Carlson School of Management News

Labor Education Service Increases its Outreach to more Minnesotans

Friday, March 15, 2013

In an effort to reach Minnesotans across the state, the Labor Education Service at the University of Minnesota offered their "Introduction to the Labor Movement," course online for the first time, which allowed participants to take the class at the time most convenient for them during the month of February.

About 20 people participated in the class, tuning in from areas across Minnesota and spanning out to the Dakotas.

"I am particularly excited about this class reaching more workers in greater Minnesota, which has always been an important part of our mission," course professor Mary Bellman said. "Many people cannot travel to the metro [area] for training, and that is part of the impetus for offering the online class."

The Labor Education Service is the primary educational outreach component of the University of Minnesota serving working men and women of the state and region in the areas of labor relations and labor studies.

The course provided an overall view of labor unions and their role in the past, present and future of society.

"[A recurring theme] is that unions aren't needed now," said Barb Kucera, Director of the Labor Education Service. "Part of the purpose of this class is to show why they are relevant now."

Even though the students were not graded, they were asked to participate in quizzes, readings, and discussion questions, and received a certificate for their efforts. The course was set up on the class Moodle website, an interactive course management tool where the instructor can post homework assignments, videos and engage with students in discussion.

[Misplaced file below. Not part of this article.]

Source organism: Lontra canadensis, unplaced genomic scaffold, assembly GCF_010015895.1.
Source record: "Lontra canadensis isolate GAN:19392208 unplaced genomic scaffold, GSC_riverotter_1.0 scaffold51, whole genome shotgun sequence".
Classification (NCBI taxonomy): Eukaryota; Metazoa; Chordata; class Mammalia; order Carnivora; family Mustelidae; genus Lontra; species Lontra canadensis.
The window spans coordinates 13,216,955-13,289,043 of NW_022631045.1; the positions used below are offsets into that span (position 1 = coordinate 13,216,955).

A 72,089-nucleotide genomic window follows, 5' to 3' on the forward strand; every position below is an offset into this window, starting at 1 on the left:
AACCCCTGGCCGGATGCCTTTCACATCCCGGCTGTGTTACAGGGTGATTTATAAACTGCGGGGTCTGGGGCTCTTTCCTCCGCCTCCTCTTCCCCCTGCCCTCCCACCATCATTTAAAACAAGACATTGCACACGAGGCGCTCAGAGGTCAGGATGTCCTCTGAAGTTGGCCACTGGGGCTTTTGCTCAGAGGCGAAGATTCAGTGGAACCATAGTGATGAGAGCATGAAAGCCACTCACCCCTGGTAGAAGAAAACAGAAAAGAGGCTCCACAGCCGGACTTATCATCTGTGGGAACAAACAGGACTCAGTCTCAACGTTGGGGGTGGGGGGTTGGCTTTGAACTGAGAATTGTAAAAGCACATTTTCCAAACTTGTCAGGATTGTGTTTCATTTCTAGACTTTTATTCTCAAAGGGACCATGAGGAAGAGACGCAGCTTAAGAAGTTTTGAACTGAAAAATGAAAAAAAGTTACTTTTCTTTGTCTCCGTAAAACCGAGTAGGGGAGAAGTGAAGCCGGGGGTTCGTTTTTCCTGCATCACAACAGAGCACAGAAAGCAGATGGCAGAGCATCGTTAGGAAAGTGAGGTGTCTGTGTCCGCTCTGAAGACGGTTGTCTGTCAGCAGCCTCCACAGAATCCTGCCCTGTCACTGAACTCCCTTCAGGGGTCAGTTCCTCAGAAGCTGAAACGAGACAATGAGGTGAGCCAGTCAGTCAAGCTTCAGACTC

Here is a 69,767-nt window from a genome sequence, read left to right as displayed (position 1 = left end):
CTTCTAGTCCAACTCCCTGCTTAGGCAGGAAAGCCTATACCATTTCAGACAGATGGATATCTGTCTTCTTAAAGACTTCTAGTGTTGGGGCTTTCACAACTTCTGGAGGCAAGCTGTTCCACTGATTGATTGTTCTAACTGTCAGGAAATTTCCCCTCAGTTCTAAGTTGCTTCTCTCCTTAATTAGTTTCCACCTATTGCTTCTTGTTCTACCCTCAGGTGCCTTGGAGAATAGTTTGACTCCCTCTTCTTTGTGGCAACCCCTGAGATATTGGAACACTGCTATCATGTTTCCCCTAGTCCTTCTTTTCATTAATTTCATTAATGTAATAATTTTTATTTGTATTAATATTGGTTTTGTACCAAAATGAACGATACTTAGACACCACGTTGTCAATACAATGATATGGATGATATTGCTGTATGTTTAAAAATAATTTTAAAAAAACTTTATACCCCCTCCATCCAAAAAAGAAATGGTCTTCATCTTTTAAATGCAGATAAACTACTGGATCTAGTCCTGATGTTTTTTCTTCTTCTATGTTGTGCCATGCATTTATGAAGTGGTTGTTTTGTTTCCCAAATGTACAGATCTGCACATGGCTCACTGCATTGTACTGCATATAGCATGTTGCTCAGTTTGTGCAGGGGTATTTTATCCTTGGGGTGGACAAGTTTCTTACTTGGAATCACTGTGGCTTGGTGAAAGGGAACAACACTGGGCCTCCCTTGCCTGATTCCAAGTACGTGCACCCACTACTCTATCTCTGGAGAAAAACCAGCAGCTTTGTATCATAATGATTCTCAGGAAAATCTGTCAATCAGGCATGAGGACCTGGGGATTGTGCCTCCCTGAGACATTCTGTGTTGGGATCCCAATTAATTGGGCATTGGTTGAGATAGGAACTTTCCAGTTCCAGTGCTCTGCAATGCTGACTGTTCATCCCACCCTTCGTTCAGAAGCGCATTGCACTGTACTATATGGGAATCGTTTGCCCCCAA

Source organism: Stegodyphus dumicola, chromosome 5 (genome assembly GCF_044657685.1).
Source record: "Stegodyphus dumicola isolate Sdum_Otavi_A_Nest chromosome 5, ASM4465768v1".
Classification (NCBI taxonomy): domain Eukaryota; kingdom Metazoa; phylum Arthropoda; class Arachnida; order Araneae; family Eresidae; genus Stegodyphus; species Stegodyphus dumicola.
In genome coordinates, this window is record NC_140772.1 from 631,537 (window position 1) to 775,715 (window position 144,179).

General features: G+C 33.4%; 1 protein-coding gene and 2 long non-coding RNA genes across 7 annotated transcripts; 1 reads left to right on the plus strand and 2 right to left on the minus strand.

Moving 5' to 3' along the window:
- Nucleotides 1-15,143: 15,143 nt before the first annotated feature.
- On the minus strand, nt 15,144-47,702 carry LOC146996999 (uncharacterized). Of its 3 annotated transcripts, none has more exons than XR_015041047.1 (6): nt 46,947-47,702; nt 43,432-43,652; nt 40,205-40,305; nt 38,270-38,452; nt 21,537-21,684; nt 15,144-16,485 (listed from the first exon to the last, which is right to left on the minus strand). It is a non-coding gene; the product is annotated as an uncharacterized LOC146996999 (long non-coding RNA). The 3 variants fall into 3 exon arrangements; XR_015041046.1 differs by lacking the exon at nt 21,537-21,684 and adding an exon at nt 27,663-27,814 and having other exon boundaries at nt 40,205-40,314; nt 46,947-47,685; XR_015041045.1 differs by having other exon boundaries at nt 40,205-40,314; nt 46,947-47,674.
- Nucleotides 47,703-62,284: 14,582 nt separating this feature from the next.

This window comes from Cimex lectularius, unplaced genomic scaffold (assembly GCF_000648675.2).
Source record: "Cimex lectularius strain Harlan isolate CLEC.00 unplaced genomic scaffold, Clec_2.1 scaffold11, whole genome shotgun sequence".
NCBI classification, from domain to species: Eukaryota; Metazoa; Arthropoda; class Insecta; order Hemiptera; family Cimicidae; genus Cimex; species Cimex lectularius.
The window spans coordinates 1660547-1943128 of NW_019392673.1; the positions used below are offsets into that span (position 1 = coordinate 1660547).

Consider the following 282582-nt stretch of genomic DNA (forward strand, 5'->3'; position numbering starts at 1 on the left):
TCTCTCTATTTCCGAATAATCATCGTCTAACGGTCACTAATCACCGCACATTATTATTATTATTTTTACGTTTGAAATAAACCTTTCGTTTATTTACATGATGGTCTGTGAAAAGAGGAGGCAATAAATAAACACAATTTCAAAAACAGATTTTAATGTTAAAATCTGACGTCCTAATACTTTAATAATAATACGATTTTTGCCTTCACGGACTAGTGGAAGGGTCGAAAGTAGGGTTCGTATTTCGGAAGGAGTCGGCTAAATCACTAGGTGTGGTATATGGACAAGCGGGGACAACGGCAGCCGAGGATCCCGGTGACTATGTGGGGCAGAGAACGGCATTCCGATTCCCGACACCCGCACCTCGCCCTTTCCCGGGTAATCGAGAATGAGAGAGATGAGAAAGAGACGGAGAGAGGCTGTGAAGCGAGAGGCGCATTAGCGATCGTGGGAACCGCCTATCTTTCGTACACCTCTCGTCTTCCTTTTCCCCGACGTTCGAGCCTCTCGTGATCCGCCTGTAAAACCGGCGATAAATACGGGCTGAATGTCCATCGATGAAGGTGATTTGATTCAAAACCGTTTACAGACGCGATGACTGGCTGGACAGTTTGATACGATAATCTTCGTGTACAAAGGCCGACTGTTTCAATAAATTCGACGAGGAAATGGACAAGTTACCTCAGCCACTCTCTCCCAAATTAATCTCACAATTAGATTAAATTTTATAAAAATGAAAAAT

"I agreed to teach the course because I enjoy this topic and wanted to learn more about online education as a resource for reaching workers," Bellman said.

Although there are many benefits to having a course taught solely online, such as providing more reading materials, there are some disadvantages too. Kucera was worried the material would not be presented clearly enough for the participants to understand how to navigate through the course.

"The biggest challenge has been [making the material] really clear because we are not there in person to describe the sections," she said.

Another challenge was deciding when to instruct, and when to let the participants instruct themselves.

"We needed to find a balance of self-guidance and instructional support," Bellman said.

Because of different levels of computer literacy among students, LES staff made extra efforts to guarantee the class was clear on all of the instructions by making the set-up as visual and easy to follow as possible.

Bellman has always valued in-classroom instruction, and hopes to include more collaboration in the future.

"This first version [of the course] is fairly self-explanatory," Bellman said. "As someone who values the classroom interaction, I am hoping we can incorporate more collaboration into the class in the future."

At the course's end in February, Bellman received a lot of positive feedback, and deemed the online class a success.

"The students were really engaged in issues presented in class," she said.

According to Bellman, LES staff is looking forward to "exploring new ways we might expand our work with this tool."

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